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Jaguar's back in motorsport... with a new Formula E contender
All-electric racer sees Jag back on the grid after 11-year hiatus
It’s no promotional gimmick either: the company will be sending their own team to line up on the grid when the third season of the electric racing series gets underway in the autumn of 2016, with Williams Advanced Engineering joining them as official technical partners.
Nick Rogers, Jaguar Land Rover’s Group Engineering Director, says: “I am proud to announce Jaguar’s return to racing with an entry into the innovative FIA Formula E championship. Electric vehicles will absolutely play a role in Jaguar Land Rover’s future product portfolio, and Formula E will give us a unique opportunity to further our development of electrification technologies.”Yes, Jaguar’s planning a range of all-electric road cars, and reckons Formula E is the perfect way to get its message across.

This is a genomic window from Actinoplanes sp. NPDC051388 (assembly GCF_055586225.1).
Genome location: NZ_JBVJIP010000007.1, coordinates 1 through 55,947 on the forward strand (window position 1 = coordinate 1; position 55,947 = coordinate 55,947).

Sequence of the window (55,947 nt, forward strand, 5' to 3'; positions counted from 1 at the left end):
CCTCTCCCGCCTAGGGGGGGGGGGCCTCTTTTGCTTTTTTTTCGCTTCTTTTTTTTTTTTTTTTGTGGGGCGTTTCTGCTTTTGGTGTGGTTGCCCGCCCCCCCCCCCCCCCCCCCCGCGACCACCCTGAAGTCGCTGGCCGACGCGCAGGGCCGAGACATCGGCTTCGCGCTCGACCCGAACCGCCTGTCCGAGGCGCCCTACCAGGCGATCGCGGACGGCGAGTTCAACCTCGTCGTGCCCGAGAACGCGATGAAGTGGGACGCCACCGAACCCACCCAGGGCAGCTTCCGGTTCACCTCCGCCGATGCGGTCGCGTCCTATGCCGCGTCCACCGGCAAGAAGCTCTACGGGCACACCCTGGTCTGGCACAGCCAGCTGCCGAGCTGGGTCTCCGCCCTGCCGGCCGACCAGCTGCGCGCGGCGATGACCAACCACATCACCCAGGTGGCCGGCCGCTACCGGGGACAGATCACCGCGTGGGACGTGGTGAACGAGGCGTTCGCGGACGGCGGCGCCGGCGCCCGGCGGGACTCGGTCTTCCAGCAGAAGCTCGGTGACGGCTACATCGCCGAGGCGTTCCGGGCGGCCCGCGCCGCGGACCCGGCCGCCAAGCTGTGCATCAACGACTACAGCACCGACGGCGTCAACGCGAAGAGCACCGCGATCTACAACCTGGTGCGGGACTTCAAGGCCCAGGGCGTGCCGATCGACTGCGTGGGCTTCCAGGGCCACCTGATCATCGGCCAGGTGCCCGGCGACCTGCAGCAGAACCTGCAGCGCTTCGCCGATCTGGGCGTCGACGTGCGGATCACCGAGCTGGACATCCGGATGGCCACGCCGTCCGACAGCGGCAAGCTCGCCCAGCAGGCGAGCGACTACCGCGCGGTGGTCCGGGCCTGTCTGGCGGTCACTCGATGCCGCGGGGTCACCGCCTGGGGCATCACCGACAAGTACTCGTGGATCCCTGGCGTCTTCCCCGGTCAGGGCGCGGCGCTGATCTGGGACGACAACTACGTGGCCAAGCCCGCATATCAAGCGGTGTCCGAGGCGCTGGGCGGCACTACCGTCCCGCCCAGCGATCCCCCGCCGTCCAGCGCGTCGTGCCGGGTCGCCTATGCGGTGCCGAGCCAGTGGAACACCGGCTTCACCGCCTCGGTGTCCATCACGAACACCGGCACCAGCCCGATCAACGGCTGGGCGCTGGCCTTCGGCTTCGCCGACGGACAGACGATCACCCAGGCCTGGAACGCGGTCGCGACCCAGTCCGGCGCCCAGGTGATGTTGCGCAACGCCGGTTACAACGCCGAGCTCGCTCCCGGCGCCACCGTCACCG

The British team will join the likes of Audi and Renault in the fledgling discipline, which is currently being led by Brazilian driver Lucas Di Grassi after the opening two races in China and Malaysia.
“This was such an important decision for Jaguar and we wanted to get it right,” according to Team Director James Barclay. “With our future EV plans, Formula E was the obvious choice and we believe that the benefits are enormous.”
The announcement is a boost to Formula E as well, with sceptics pointing to various shortcomings - such as drivers needing two cars to complete a race - to downplay its potential.
However, the acquisition of another major manufacturer will give organisers hope the series is gaining enough support to overcome its teething problems.
Formula E’s Chief Exec Alejandro Agag says they are “delighted to welcome Jaguar” into the sport given that they bring with them “a brand with a rich sporting heritage”.
He adds: “The fact that it is returning to global motorsport with Formula E is a huge endorsement of the championship and its ability to influence the development of electric cars.”
At the COP21 climate change conference in Paris last week, several nations agreed to stop producing cars with tailpipe emissions by 2050. Jaguar certainly isn’t hanging around.